Cutting ties

Richard Branson, sat in a meeting, laughing
Image from
Virgin Galactic
Richard Branson's signature
Published on 14 November 2016

If you take a look at my Twitter profile, I describe myself as a “tie-loathing adventurer, philanthropist & troublemaker, who believes in turning ideas into reality. Otherwise known as Dr Yes at Virgin!” Last week I got to put all of that into action.

Richard Branson laughing
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I was in New York celebrating the launch of Don’t Look Down, a documentary all about my adventurous side, flying balloons across the world. After doing a Q&A at Quartz, an audience member - the only person in the room in a tie and suit - ran to catch me in the lift. He asked me to help him bring more joy and a relaxed culture to his office. As Dr Yes, I was more than happy to say yes.

Now, as a troublemaker, I answered his request the best way I knew how: by cutting off his tie! I often have a pair of scissors in my top pocket for just these situations, and was happy to oblige. I have always thought that ties are only inflicted on people because their bosses had them inflicted upon them and they want to make the next generation suffer. My idea is that everyone would be far more comfortable, and therefore productive, without their ties. So cutting off every one I come across is turning my idea into reality!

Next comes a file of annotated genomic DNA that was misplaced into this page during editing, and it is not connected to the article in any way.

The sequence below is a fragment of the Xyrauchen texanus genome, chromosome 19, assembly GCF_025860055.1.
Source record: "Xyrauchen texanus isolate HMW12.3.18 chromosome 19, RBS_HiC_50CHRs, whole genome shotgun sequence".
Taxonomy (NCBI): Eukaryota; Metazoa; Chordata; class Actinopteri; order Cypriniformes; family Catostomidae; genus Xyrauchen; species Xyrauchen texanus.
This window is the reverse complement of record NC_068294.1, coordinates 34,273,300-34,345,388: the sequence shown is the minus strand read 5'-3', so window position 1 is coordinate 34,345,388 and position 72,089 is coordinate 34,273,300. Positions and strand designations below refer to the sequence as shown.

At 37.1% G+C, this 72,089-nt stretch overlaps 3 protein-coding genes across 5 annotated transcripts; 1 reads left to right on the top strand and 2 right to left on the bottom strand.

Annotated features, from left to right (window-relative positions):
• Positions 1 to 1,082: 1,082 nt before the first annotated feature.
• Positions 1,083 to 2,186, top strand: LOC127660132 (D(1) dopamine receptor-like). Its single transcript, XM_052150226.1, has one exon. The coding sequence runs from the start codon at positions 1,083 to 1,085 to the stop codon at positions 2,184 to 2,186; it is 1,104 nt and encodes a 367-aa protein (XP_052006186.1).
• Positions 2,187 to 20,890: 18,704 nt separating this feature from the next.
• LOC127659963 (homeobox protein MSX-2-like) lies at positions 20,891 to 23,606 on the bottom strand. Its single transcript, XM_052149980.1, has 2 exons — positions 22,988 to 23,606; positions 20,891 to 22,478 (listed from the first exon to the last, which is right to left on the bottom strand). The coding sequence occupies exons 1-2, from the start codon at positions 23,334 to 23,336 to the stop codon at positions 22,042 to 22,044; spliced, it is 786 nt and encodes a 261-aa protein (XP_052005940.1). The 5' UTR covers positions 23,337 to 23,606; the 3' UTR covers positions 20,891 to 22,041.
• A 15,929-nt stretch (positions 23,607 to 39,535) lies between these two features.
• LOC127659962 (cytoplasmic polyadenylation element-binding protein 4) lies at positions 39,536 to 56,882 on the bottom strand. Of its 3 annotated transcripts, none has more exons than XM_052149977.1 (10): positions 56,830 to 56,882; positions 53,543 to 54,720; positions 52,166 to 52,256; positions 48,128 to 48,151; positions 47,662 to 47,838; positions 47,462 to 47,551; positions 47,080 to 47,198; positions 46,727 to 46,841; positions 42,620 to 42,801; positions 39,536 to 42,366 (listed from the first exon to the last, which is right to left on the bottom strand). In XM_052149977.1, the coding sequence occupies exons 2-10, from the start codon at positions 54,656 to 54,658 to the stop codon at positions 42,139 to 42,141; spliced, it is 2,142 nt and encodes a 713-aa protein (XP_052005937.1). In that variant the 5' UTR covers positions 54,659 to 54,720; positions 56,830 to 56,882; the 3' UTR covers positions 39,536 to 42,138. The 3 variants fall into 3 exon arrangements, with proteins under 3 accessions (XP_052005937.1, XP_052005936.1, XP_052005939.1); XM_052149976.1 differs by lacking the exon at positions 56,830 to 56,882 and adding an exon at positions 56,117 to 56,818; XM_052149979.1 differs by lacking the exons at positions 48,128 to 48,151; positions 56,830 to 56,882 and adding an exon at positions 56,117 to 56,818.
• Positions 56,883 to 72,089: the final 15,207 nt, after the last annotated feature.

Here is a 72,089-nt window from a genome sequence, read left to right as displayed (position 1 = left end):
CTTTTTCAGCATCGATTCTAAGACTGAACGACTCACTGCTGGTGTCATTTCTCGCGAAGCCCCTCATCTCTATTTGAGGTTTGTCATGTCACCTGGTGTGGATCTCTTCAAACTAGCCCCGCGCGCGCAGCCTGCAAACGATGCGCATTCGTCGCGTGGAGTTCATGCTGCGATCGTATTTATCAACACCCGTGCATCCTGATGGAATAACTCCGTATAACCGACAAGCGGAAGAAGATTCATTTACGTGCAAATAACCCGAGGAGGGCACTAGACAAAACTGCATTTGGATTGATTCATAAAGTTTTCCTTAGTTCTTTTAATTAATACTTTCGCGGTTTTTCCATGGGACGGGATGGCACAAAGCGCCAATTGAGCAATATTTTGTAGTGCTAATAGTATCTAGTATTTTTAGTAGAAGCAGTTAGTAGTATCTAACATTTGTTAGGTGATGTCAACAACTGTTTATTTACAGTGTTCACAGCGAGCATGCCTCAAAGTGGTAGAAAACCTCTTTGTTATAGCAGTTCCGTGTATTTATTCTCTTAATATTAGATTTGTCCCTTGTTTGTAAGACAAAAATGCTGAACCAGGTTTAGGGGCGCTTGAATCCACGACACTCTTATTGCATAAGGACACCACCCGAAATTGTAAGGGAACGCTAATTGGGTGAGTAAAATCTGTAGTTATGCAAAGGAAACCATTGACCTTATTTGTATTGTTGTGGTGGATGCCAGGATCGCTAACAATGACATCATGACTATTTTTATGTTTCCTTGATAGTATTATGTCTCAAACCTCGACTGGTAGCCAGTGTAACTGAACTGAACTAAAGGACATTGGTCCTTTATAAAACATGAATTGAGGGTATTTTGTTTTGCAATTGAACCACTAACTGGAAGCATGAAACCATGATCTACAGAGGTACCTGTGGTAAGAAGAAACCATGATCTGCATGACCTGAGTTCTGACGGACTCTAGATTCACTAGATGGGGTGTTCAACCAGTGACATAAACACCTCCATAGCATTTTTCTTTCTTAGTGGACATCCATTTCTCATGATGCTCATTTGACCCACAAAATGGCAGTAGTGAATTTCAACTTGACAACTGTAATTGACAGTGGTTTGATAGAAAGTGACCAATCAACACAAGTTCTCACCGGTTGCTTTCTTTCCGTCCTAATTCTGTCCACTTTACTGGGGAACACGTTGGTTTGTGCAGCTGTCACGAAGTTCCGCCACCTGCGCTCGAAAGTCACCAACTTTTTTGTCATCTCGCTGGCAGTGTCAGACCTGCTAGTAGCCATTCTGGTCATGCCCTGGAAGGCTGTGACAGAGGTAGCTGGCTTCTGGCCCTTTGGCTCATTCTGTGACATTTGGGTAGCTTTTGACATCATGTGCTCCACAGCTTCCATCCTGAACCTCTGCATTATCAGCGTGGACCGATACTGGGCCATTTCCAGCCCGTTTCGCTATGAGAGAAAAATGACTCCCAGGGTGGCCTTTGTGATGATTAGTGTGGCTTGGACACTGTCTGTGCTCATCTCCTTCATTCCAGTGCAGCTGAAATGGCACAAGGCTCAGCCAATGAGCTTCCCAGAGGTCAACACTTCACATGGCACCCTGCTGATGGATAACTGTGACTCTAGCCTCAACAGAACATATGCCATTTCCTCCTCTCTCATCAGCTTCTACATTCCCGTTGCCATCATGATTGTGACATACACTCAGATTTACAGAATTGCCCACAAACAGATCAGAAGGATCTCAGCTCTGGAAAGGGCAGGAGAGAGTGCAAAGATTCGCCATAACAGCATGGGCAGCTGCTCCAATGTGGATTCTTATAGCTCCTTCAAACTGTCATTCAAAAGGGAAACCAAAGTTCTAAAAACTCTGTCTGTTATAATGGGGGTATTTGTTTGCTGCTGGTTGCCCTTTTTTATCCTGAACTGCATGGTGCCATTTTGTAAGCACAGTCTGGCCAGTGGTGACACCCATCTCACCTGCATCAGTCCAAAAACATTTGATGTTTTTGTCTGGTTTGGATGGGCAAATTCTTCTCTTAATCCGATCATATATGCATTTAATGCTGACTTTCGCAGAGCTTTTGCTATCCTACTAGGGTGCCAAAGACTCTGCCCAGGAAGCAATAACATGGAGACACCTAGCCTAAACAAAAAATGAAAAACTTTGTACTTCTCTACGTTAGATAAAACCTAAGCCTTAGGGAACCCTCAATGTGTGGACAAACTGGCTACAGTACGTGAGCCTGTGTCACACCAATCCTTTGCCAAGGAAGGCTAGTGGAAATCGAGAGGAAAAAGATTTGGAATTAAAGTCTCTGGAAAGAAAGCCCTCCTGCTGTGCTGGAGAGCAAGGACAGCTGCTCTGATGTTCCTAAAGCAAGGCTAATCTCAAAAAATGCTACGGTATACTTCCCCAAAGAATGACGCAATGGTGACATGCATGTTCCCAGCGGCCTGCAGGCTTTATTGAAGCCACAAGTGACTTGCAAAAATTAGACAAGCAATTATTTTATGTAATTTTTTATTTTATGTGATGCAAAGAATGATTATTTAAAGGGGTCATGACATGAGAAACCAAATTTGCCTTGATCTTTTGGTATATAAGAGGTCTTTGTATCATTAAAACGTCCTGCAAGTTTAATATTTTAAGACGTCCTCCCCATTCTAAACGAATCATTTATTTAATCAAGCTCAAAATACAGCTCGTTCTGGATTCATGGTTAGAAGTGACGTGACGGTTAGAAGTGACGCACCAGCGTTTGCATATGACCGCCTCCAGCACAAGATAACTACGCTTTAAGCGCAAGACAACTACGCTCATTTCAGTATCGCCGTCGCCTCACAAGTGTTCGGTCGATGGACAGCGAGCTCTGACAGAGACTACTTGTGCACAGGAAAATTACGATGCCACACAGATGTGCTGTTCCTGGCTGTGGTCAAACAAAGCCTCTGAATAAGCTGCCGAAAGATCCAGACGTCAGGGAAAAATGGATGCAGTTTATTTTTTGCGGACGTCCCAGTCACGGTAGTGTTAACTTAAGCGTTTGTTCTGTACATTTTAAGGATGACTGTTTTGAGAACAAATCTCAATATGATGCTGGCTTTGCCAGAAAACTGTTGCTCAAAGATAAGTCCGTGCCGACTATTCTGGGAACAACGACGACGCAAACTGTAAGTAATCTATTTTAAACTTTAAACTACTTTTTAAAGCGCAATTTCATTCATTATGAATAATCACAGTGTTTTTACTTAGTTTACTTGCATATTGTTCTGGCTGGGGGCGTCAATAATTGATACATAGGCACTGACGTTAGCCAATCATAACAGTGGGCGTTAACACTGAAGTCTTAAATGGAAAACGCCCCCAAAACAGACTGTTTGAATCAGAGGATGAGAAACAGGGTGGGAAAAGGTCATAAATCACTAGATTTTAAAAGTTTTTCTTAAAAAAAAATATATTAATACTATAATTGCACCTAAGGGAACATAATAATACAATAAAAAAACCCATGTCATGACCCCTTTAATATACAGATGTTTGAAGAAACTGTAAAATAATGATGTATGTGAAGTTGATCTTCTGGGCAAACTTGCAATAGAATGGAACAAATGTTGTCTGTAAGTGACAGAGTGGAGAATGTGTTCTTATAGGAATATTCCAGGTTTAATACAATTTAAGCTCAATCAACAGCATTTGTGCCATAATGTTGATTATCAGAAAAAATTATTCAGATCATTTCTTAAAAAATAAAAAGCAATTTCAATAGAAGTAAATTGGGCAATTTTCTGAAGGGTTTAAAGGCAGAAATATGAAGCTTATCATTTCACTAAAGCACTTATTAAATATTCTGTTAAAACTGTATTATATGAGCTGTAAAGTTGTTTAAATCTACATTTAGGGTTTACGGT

Richard Branson cuts Jim Grubb's tie at a Virgin Disruptors event in San Francisco

It may only be a small gesture, and a bit of fun, but it always raises a smile and a laugh (we could all do with as many of those as possible). We even have an ever-growing collection of cut-off ties on the wall at Virgin Hotels Chicago. I do genuinely believe it helps people to relax and, in turn, perform better.

Richard Branson stands in front of a wall of cut off ties at Miss Ricky's at Virgin Hotels Chicago